Now you are in the containerized environment of your Lambda function and can see and check mounted file systems, access to resources, dependencies, environment variables — everything.

This trick is easy for pinned (long-lived) functions, but common event-triggered lambdas don’t live long enough to jump in their container: you might need to temporarily pin them to be able to get in.

If modifying the lambda definitions in a Greengrass group, redeploying the group, and remembering to switch it back later feels like too much trouble, hack it on the device: set pinned=True in the function section of group.json under /greengrass/ggc/deployment/group and restart the greengrassd. The next deployment will reset your local hacks.

Tip #7 — Name your Lambda for happy troubleshooting

What convention to use for naming Lambda functions and handlers? I used to call all my lambda entry points handler and place it in function.py files, like this:

# MyHelloWorldLambda/function.py
def handler():
return {'green': 'grass'}

But a check for running Lambda functions produced output like this:

ps aux | grep lambda_runtime
20170 ? Ss 0:01 python2.7 /runtime/python2.7/lambda_runtime.py --handler=function.handler
20371 ? Ss 0:01 python2.7 /runtime/python2.7/lambda_runtime.py --handler=function.handler

Not too informative, eh? Instead, consider naming either handler or function entry-point by the Lambda function name for more insightful output and easier troubleshooting. Then, finding Lambda process PID for the tricks in Tip 5 will be a breeze.

Tip #8 — Hack a quick code change in Lambda on Greengrass

What is a typical development workflow for greengrass goes?

  1. Make a change to your Lambda function
  2. Test it locally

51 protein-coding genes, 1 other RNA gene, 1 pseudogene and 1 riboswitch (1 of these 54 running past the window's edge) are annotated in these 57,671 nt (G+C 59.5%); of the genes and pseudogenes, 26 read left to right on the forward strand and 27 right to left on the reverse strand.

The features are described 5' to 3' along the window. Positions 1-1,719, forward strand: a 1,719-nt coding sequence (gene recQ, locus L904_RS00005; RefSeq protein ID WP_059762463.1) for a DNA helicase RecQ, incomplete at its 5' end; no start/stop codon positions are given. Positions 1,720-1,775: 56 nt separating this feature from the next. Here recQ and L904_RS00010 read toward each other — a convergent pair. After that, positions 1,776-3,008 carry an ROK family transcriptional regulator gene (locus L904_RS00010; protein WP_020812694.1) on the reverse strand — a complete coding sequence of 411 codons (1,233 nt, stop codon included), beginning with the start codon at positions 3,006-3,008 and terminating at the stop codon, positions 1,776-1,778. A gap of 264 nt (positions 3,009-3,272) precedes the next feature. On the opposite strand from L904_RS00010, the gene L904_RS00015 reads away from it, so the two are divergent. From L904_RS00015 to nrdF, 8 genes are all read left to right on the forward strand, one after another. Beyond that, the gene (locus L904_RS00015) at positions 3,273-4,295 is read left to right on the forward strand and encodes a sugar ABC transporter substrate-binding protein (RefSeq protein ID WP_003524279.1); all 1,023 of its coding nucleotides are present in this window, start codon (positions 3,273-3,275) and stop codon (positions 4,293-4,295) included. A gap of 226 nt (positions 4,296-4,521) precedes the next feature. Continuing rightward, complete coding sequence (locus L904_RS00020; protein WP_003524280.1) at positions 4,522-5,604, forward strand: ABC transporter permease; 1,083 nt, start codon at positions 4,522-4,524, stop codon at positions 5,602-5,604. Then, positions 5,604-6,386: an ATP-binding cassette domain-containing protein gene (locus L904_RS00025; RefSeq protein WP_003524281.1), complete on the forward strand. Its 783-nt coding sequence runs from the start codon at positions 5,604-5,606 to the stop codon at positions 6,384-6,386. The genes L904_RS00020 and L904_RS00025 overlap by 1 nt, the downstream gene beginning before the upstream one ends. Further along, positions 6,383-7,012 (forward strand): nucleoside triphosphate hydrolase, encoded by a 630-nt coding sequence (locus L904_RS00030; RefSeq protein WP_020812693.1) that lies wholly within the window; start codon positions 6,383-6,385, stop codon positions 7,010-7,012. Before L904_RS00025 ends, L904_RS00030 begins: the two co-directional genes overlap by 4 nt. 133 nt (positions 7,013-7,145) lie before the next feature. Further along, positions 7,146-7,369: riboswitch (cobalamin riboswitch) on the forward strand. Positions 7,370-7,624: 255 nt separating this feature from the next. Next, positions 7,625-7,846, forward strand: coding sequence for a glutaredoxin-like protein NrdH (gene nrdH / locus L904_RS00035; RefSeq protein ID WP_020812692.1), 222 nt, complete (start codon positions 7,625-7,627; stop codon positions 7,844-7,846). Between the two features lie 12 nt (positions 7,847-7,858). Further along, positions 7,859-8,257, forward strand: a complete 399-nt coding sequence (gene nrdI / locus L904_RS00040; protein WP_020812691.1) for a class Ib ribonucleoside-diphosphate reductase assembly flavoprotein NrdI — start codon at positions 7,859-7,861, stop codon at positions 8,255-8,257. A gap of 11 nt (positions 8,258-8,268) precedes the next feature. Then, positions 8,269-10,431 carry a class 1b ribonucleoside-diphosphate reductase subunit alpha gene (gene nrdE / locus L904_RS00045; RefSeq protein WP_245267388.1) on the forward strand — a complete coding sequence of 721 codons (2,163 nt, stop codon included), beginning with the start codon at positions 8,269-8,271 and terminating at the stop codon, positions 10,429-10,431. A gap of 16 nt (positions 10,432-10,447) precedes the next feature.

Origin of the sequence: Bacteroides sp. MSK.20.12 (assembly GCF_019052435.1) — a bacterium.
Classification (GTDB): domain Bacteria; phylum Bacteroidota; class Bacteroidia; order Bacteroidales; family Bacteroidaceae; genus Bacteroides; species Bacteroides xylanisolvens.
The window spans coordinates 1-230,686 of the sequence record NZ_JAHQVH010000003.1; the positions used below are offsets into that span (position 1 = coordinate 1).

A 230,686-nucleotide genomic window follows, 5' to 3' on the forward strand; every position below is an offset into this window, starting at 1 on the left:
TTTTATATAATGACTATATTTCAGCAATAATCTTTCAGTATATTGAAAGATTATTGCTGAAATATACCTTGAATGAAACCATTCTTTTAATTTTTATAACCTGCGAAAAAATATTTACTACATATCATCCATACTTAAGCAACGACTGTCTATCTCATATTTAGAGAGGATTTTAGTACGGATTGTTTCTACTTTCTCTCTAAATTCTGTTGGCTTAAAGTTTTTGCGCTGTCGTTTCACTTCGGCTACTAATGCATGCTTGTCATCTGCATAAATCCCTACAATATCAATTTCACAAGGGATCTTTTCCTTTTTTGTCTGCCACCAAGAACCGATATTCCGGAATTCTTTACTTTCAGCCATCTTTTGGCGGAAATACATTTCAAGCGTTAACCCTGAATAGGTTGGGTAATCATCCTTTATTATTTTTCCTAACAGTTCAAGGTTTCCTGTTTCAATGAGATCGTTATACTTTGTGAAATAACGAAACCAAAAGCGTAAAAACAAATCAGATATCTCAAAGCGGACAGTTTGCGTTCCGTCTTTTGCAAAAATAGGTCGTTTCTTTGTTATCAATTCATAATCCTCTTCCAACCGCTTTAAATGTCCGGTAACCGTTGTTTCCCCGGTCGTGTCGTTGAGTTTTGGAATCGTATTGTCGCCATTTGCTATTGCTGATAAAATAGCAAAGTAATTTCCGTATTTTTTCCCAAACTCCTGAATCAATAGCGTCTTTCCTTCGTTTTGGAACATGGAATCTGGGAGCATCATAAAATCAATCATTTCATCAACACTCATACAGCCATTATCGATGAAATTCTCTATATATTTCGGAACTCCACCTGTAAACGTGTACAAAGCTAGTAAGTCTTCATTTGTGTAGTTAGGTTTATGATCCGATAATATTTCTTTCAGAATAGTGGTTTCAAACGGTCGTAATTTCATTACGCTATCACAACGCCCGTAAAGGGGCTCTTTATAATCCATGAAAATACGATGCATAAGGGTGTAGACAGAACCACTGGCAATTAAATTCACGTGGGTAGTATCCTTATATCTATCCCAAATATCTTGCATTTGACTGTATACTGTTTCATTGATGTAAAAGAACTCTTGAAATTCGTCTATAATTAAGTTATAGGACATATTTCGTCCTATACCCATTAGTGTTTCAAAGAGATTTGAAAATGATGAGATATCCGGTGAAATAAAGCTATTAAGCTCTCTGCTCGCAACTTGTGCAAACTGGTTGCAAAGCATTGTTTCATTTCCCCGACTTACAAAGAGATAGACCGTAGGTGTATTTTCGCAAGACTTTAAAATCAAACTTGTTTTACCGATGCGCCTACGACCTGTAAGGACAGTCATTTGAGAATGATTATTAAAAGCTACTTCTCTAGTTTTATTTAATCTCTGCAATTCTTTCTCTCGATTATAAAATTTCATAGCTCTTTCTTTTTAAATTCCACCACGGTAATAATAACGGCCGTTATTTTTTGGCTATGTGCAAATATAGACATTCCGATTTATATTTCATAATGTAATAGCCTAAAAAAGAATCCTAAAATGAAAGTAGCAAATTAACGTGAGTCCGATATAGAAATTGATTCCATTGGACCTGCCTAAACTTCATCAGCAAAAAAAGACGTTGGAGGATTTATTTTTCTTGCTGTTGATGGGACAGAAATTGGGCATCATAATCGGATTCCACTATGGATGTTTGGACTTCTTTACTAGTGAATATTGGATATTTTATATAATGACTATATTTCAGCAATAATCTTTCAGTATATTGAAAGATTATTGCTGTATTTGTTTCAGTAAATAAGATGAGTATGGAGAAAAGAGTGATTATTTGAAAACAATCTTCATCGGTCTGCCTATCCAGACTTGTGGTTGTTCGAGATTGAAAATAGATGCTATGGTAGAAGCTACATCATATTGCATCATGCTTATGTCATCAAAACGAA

3. Deploy the function to the AWS Lambda
  4. Update/increment the alias and make sure the greengrass lambda definition points to this very alias
  5. Deploy the group to your greengrass device

After these steps, the lambda is ready to be called. This is great when deploying final production code to a fleet of field devices.

But during developing, especially in debugging, we often need to try a quick code change, as tiny as printing out a value. The full workflow feels ways too long and cumbersome. While our AWS friends are hopefully working on integrating a local debugger (why not if Azure IoT edge does it?), here’s a quick hack I use:

  • I ssh to my Vagrant VM with greengrass core
  • Go to the deployment folder
  • Find the lambda in question and edit it in place
  • Restart greengrassd, and test the change

If I don’t like the update, the next deploy will revert the change. If I do like the updated, I copy the code over the function code to my local development environment and deploy.

Here greengo.io comes handy again, taking care of cumbersome routines like repackaging & uploading lambda, incrementing versions, updating aliases, and repointing IoT lambda definitions to the right alias: all behind a simple command greengo update-lambda MY_FUNCTION

Update and deploy Lambda with greengo — quick and easy.

Tip #9 — Lambda on-demand? Lambda long-lived? Both!

AWS Greengrass supports two lifecycle models for Lambdas: “on-demand” and “long-lived”.

Lambda On-Demand
The default behavior is “on-demand” which is the same as Lambda in the cloud — this is where the function is invoked by an event.

To trigger Greengrass “on-demand” lambda on MQTT event, you configure a subscription on a topic with the lambda function as a target. Greengrass will spawn the function execution on each topic message, pass a message as a parameter to a function handler, which then runs for the time not exceeding a configured timeout and shuts down. Variables and execution context is not retained between invocations.

Lambda Long-Lived
A “long-lived” function starts when Greengrass daemon starts which allows us to `pin` a function — make it long-running. This is a blessing for many use cases, like a video stream analysis, or protocol proxy where the function listens to the signals from BTLE or ZigBee devices and transfers them over MQTT.

The best kept secret? You can combine both. Yes, a long-lived function can be triggered on-demand. I can use this for good causes, like for keeping a non-critical state in memory between invocations.

For example: my function runs anomaly detection on the stream of device data with PEWMA algorithm. It must keep several previous data points to compute the averages. These data must persist between function executions triggered by data messages.

To achieve this, combine “long-lived” with “on-demand”:

  1. configure a subscription to fire the function on receiving the device data: greengrass dutifully calls the handler with the data payload as messages arrive